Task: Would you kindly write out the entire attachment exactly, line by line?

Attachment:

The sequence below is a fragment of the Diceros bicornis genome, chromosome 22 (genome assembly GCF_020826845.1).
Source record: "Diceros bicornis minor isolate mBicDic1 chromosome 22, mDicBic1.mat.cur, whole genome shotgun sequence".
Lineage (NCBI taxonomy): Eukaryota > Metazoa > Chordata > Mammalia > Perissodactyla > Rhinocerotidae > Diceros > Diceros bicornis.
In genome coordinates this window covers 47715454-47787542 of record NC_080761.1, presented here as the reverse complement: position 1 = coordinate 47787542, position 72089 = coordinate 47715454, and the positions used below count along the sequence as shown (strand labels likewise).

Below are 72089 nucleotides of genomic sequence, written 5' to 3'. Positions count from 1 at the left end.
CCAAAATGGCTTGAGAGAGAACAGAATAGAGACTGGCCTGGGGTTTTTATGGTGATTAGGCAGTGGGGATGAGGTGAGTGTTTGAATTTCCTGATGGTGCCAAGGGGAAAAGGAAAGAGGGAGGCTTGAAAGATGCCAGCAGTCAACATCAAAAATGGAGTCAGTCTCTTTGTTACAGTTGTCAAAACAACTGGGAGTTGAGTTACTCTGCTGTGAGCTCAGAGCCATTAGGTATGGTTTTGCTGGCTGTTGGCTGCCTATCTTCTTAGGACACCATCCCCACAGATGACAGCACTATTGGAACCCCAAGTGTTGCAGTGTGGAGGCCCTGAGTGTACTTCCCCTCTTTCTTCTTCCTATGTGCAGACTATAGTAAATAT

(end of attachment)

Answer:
The sequence below is a fragment of the Diceros bicornis genome, chromosome 22 (genome assembly GCF_020826845.1).
Source record: "Diceros bicornis minor isolate mBicDic1 chromosome 22, mDicBic1.mat.cur, whole genome shotgun sequence".
Lineage (NCBI taxonomy): Eukaryota > Metazoa > Chordata > Mammalia > Perissodactyla > Rhinocerotidae > Diceros > Diceros bicornis.
In genome coordinates this window covers 47715454-47787542 of record NC_080761.1, presented here as the reverse complement: position 1 = coordinate 47787542, position 72089 = coordinate 47715454, and the positions used below count along the sequence as shown (strand labels likewise).

Below are 72089 nucleotides of genomic sequence, written 5' to 3'. Positions count from 1 at the left end.
CCAAAATGGCTTGAGAGAGAACAGAATAGAGACTGGCCTGGGGTTTTTATGGTGATTAGGCAGTGGGGATGAGGTGAGTGTTTGAATTTCCTGATGGTGCCAAGGGGAAAAGGAAAGAGGGAGGCTTGAAAGATGCCAGCAGTCAACATCAAAAATGGAGTCAGTCTCTTTGTTACAGTTGTCAAAACAACTGGGAGTTGAGTTACTCTGCTGTGAGCTCAGAGCCATTAGGTATGGTTTTGCTGGCTGTTGGCTGCCTATCTTCTTAGGACACCATCCCCACAGATGACAGCACTATTGGAACCCCAAGTGTTGCAGTGTGGAGGCCCTGAGTGTACTTCCCCTCTTTCTTCTTCCTATGTGCAGACTATAGTAAATAT